Down The Shore
What is it about Jersey that causes filmmakers to make films which constantly talk about escaping from or dreading a return to the Garden State? If I didn’t just answer my own question, there’s always “Down The Shore,” an actors' showcase melodrama that captures the small town as a prison where characters are doomed to serve penance for sins of the past. The tourism board really needs to do something about this trend.

Jersey icon James Gandolfini is Bailey, an unlikely emcee for the local carnival grounds with his imposing shoulders and jowly grimace. Long expecting a return from Paris by his sister Susan (Maria Dizzia), he is shocked to learn that she has passed, her remains now dust in an urn. Dizzia is only glimpsed in a prologue and flashbacks, but she is a vulnerable, delicate presence. It’s not terribly unexpected that the filmmakers turn her smile into a foreboding omen.

Delivering the unfortunate news to Bailey is Susan’s husband Jacques (Eduardo Costa), a handsome Gaellic cross-breeding of Jeffrey Dean Morgan and Anthony Bourdain. Bailey is blindsided, not only because of the loss of his sister, but because of this stranger’s assumption that he is now a part of Bailey’s life, having supposedly inherited half of Bailey’s house. Jacques doesn’t realize he’s rubbing it in; as if his accent wasn’t enough, his relentlessly upbeat demeanor and ebullient personality seem positively alien in this chilly, barren environment.

The gamble of “Down The Shore” feels theatrical more than cinematic, based on the assumption that longtime friends and associates will all start to change at the same time. While Bailey easily cracks under the pressure of being paired with Jacques (and Gandolfini, it must be said, has cornered the market on wounded sarcasm), the family life of Bailey’s best friend and next door neighbor Wiley (Joe Pope) is beginning to burst at the seams. His wife Mary (Famke Janssen) apparently used to (…improbably?) date Bailey in their youth, and her feelings have curdled into sisterly affection.

What this means for the brutish Wiley is that his domestic life no longer seems put-together, and he responds with drug use and spousal abuse. Pope is the weak link in this cast – Gandolfini is such a confident, self-aware performer with reservoirs of emotion, and Janssen herself has evolved so far beyond humble beginnings to be one of the tougher leading ladies of her generation. Pope, who also produced the film, is a Shea Whigham-type. You know the requirements: white guy, blue collar, vaguely obnoxious, definitely entitled and always a bit dramatically limited. With this and the upcoming “Mud,” which features a particularly Whigham-ish villain sidekick, it looks certain that Shea Whigham is no longer an actor, but a type. Boggles the mind.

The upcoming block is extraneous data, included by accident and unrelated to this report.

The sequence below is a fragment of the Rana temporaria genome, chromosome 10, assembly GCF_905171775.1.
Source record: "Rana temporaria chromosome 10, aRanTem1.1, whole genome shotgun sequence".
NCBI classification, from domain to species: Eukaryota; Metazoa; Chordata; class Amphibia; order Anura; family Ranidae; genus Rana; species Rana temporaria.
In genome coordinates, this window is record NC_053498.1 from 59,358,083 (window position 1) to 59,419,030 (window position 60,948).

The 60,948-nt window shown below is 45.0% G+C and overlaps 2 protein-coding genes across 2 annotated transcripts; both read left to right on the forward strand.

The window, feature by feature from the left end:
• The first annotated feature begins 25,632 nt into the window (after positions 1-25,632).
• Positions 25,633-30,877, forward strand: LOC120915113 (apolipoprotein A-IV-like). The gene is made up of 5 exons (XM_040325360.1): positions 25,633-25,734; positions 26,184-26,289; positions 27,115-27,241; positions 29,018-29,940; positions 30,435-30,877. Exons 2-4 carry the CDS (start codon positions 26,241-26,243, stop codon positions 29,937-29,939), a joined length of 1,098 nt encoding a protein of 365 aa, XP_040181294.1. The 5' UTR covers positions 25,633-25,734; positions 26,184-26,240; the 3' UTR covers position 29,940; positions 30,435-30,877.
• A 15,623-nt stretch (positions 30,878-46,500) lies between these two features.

The idea of Jacques’ frou-frou positivity serving as a negative catalyst for these characters is a worthy concept. But screenwriter Sandra Jennings and director Harold Guskin never convincingly portray these changes over time, leading to narrative whiplash. As an example, one you don’t need to be a sociologist to recognize: Bailey is a lifelong friend of Mary and Wiley, but he seems incredulous that the uncouth, vulgar Wiley would ever lift a hand against Mary, even after she sports the most obvious shiner in the world. Even if someone were that slow to realize their best friend was a monster, they wouldn’t immediately cast a sideways glance at him as a prospective enemy after gradually making up their mind, particularly as they live next door to each other. Either it’s a snap decision or a gradual acceptance of this knowledge, and the film wants to play it both ways, making Bailey a putz despite the emotional intelligence and sensitivity Gandolfini shows.

The film is further padded out by the slow revelation of a crucial secret that binds these characters together. It makes sense that we would learn these truths through Jacques’ eyes, but most of the storytelling feels like it’s in this vein, as if the film won’t show its cards as a way of creating fake suspense. One of the film’s sneakier tricks is not revealing the cause of Susan’s death until late in the picture, despite the fact that the characters seem to be aware. It leads the audience to suspect Jacques of having sinister intentions: if that was the goal, a better way of accomplishing this would be to eliminate the prologue where we meet Susan and simply introduce Jacques at Bailey’s doorstep.

Despite these contrivances, “Down The Shore” at least deserves credit for its strong performances (though the less said about too-old John Magaro’s turn as Mary’s autistic son, the better). The idea of bear-ish Gandolfini and still-stunning Janssen being an item in the past is questionable, but the two of them sell this bond as crucial, the two best friends in what looks like a ghost town -- even the carnival looks bombed out and depleted. But leave it to these two to turn what feels like deleted scene filler into essential emotional exposition, drawing the map that details their relationship over the years. When they hurt, dialogue is entirely unnecessary (and director Harold Guskin is smart enough to realize this), and their faces tell a story that ends up being more affecting than anything else onscreen. [C]